Lantus Side Effects
The medication side effects affect patients differently. They may be minor or severe, and some may require medical attention whereas others may not. Using the medication in excess may lead to low blood glucose levels, characterized by the symptoms below:
- Cold sweats
- Blurred vision
- Dizziness or drowsiness
- Fast heart beat
- Tingling of the hands or feet
Using an inadequate dosage of Lantus can lead to high blood sugar, resulting in the following symptoms:
- Increased urination
- Rapid heart breath
Contact your physician if any of the above symptoms occur; he or she may need to adjust your dose. Allergic reactions to this medication are an example of serious side effects. Allergic reactions to this medication can include the following symptoms:
- Severe dizziness
- Difficulty breathing
- Itching or swelling, especially in the face, throat or tongue
Supplements, recreational drugs, vitamins, prescription and over-the-counter drugs can trigger or worsen the side effects of Lantus insulin, that’s why it’s critical to inform your health care practitioner about all the medication you are taking. Always check the labels of all supplements and over-the-counter medications, such as cough medicine and multivitamins, before using them because they may contain sugar or alcohol that can interfere with your blood glucose levels.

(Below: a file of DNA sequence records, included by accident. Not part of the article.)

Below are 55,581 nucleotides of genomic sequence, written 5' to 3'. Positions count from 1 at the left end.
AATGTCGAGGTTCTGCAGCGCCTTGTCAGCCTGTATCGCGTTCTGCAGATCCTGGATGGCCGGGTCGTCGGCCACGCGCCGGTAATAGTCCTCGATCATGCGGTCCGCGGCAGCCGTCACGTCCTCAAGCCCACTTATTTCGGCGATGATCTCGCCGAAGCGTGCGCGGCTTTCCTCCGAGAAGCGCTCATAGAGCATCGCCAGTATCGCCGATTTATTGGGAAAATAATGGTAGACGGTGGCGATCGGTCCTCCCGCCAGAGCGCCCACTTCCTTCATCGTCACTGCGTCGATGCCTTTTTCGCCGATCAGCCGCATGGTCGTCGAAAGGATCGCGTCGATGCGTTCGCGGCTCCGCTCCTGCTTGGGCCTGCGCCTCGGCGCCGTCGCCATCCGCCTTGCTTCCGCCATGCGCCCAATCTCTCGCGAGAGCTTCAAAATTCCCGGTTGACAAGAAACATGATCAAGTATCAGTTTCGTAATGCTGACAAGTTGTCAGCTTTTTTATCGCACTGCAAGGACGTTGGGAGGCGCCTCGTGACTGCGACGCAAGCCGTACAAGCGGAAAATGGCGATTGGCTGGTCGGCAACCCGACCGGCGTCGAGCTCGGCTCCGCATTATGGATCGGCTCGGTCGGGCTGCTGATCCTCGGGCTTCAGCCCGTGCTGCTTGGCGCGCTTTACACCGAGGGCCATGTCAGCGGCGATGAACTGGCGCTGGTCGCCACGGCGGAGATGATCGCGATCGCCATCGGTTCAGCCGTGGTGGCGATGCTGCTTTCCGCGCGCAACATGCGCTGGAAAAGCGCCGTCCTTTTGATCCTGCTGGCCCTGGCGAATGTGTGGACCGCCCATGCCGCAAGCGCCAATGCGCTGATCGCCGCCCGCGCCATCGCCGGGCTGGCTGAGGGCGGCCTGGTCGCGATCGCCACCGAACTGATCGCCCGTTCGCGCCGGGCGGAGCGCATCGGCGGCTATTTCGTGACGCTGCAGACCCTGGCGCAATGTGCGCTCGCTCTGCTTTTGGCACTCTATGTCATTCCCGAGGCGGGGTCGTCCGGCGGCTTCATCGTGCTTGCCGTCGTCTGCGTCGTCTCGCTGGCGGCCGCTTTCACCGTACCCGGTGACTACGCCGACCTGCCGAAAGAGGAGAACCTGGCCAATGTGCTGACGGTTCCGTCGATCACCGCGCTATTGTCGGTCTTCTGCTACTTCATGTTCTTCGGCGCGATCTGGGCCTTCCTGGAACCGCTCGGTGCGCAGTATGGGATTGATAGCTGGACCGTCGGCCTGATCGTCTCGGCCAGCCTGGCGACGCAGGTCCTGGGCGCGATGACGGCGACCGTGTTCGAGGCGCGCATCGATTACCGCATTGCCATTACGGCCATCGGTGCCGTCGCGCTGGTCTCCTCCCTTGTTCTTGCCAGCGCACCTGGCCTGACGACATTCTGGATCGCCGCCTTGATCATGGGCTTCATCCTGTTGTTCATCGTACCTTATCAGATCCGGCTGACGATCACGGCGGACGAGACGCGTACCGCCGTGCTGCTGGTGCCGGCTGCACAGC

Additional negative effects may include:
- Sore throat
- Stuffy or runny nose
- Depression of the skin on the injection site
- Itching, redness, swelling and pain at the injection site
Bear in mind that the amount of food you eat may affect your insulin needs; eating less food, skipping meals, or eating more than usual will dictate your insulin needs, so inform your doctor if you change your eating habits so they may adjust your insulin dose safely to avoid the above listed negative effects .
Home Remedies for Dealing With Diabetes
Apart from taking Lantus medication, the following home remedies may help you better manage the condition:
- Make a commitment to manage diabetes – Get the proper information on diabetes. Enroll in a diabetes treatment program and establish a working relationship with the diabetes educator.
- Wear an identification tag – Wear a tag that indicates you have diabetes, as well as the medication you are currently taking.
- Schedule regular check-ups with your doctor, including eye exams – Frequent diabetes check-ups shouldn’t replace your yearly physical exams. Since diabetes often leads to vision problems, be sure to visit an eye specialist as well.
- Keep blood pressure and cholesterol under control – Eating healthy foods and exercising regularly can help control high blood pressure and cholesterol levels. If necessary, the doctor may prescribe medication to deal with them.
- Take care of your teeth – Diabetes raises the risk of serious gum infections. Floss and brush your teeth at least twice a day and plan regular dental exams.
- Quit smoking – People who smoke and have diabetes are more likely to develop cardiovascular disease compared to non-smoking diabetics.
You now have information on the side effects of using Lantus insulin, as well as its benefits, how it works, and some home remedies that may benefit you. For more information, contact your local medical care provider.